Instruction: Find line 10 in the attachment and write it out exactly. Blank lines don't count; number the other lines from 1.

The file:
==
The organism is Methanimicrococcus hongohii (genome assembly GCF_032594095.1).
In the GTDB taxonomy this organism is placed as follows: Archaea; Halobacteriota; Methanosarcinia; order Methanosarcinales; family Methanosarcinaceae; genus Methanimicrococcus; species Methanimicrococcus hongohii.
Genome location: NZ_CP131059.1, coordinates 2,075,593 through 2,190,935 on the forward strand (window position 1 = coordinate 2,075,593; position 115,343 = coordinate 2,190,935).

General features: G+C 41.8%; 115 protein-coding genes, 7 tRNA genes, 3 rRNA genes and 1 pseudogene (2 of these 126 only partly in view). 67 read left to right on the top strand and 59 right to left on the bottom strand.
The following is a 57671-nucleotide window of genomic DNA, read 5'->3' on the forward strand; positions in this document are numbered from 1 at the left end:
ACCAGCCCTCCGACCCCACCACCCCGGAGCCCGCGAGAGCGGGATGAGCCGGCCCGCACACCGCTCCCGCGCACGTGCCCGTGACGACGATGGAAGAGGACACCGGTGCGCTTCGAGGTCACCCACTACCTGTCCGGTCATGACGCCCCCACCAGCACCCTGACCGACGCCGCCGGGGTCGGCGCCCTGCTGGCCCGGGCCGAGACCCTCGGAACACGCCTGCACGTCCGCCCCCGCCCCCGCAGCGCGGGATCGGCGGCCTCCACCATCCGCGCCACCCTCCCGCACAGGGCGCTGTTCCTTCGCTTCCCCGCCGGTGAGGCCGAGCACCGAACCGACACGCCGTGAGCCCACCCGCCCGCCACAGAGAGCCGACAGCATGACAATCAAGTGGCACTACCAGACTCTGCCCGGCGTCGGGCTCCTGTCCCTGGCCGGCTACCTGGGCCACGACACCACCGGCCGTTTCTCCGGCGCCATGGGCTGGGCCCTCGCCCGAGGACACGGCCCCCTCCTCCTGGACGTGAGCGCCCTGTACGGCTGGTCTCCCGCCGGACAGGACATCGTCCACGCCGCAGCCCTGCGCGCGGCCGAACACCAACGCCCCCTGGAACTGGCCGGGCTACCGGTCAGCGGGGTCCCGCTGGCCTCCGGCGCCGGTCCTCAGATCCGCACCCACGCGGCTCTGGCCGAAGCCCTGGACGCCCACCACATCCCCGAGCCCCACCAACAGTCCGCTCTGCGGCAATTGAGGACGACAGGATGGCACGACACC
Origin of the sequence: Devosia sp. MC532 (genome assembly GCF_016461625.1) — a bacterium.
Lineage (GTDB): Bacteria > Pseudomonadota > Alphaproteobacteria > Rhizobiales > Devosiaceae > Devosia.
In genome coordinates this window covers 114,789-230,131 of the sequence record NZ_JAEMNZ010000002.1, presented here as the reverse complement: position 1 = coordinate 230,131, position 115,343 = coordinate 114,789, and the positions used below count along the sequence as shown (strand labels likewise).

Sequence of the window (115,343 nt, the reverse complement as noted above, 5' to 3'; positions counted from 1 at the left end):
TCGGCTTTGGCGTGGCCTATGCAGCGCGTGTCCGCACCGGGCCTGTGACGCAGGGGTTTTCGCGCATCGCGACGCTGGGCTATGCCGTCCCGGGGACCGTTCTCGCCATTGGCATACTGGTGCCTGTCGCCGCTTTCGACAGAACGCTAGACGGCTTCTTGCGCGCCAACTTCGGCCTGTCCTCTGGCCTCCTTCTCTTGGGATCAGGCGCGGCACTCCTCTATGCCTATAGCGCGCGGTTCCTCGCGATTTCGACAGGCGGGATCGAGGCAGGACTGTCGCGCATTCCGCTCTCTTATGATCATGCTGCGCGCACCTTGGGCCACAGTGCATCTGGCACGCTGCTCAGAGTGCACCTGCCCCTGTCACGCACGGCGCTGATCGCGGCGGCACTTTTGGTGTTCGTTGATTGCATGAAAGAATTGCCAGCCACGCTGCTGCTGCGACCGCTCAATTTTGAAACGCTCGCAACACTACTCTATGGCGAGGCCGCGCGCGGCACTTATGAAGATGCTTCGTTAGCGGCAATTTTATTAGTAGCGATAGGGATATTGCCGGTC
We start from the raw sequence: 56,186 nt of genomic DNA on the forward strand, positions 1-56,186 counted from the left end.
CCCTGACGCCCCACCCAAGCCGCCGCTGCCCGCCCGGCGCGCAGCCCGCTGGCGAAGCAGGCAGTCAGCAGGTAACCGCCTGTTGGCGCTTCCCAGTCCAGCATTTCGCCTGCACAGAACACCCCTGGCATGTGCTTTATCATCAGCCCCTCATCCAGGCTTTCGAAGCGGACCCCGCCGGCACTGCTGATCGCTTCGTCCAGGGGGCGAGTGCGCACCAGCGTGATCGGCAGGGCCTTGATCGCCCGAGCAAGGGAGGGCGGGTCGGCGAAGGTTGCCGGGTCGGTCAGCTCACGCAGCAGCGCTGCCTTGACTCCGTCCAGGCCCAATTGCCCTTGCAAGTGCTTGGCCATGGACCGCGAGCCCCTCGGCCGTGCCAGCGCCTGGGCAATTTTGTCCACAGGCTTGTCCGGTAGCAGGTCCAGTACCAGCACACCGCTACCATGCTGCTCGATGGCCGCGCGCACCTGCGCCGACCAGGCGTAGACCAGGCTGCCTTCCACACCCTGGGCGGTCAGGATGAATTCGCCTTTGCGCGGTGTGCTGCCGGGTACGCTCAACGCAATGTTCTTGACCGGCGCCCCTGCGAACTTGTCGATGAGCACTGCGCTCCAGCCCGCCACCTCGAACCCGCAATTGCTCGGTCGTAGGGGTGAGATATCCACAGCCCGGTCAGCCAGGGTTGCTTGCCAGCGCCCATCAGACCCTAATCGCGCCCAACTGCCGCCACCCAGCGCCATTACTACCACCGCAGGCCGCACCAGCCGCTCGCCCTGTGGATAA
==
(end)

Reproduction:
Sequence of the window (115,343 nt, the reverse complement as noted above, 5' to 3'; positions counted from 1 at the left end):